},
        "alerts": [],
        "health": "ok",
        "type": "alerting"
      },
      {
        "name": "ClusterOperatorDegraded",
        ...

Additional resources

Next steps

1.3. Managing cluster alerts

OpenShift Container Platform 4.2 provides a web interface to the Alertmanager, which enables you to manage alerts. This section demonstrates how to use the Alerting UI.

1.3.1. Contents of the Alerting UI

This section shows and explains the contents of the Alerting UI, a web interface to the Alertmanager.

The main three pages of the Alerting UI are the Alerts, the Silences, and the YAML pages.

The Alerts page is accessible by clicking MonitoringAlertingAlerts in the OpenShift Container Platform web console.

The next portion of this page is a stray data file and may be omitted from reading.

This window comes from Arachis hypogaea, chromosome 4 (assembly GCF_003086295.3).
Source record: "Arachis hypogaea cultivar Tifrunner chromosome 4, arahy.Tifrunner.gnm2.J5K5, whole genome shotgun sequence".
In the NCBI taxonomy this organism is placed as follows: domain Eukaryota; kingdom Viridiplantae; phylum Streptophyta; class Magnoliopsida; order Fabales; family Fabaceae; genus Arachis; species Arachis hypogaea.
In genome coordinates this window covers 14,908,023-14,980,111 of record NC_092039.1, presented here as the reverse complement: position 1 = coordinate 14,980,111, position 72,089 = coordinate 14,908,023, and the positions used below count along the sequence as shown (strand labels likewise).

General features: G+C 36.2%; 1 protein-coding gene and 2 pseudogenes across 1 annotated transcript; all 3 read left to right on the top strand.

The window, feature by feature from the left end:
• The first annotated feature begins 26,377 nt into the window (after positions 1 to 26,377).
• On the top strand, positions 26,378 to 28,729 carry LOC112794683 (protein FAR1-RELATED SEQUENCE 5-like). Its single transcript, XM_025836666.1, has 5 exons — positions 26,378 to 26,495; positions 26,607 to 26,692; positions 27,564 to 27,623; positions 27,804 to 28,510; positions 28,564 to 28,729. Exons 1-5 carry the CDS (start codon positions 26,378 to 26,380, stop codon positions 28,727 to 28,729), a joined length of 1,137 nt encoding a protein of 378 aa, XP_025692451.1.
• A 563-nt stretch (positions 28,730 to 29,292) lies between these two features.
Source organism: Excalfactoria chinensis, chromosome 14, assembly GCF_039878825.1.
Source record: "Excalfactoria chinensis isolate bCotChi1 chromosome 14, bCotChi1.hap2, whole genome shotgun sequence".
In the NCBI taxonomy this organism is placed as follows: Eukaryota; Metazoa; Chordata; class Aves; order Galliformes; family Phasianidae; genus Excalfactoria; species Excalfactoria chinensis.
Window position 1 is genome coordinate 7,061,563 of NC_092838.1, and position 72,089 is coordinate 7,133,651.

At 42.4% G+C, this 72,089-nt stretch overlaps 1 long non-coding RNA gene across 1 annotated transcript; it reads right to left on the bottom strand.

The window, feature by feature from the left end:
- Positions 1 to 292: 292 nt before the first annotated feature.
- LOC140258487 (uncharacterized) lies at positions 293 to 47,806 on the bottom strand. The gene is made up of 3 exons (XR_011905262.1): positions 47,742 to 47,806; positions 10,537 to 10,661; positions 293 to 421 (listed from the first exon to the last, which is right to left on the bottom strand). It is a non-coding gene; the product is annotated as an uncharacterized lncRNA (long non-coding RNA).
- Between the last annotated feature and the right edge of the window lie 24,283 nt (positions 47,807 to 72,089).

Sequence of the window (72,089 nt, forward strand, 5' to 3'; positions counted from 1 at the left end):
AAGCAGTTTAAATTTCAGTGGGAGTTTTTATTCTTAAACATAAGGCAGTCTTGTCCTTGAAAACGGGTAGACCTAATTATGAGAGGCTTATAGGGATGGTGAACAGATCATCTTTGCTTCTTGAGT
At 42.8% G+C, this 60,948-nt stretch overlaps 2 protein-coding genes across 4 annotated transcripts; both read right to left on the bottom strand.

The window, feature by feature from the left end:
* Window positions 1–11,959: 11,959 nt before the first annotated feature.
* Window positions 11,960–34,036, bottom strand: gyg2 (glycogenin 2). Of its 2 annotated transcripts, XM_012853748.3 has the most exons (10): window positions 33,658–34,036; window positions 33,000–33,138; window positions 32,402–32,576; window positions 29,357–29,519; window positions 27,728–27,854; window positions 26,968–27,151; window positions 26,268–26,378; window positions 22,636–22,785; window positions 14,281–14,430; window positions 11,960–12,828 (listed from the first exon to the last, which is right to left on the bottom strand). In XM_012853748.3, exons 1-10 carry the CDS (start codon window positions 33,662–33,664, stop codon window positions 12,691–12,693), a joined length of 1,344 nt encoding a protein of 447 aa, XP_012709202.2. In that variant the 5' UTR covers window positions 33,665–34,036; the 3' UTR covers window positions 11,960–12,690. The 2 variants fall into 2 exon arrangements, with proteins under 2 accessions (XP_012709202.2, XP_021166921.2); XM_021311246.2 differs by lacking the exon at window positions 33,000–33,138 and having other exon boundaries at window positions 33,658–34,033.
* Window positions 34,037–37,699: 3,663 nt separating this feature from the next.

monitoring alerts screen
  1. Filtering alerts by their names.
  2. Filtering the alerts by their states. To fire, some alerts need a certain condition to be true for the duration of a timeout. If a condition of an alert is currently true, but the timeout has not been reached, such an alert is in the Pending state.
  3. Alert name.
  4. Description of an alert.
  5. Current state of the alert and when the alert went into this state.
  6. Value of the Severity label of the alert.
  7. Actions you can do with the alert.

The Silences page is accessible by clicking MonitoringAlertingSilences in the OpenShift Container Platform web console.

monitoring silences screen
  1. Creating a silence for an alert.
  2. Filtering silences by their name.
  3. Filtering silences by their states. If a silence is pending, it is currently not active because it is scheduled to start at a later time. If a silence expired, it is no longer active because it has reached its end time.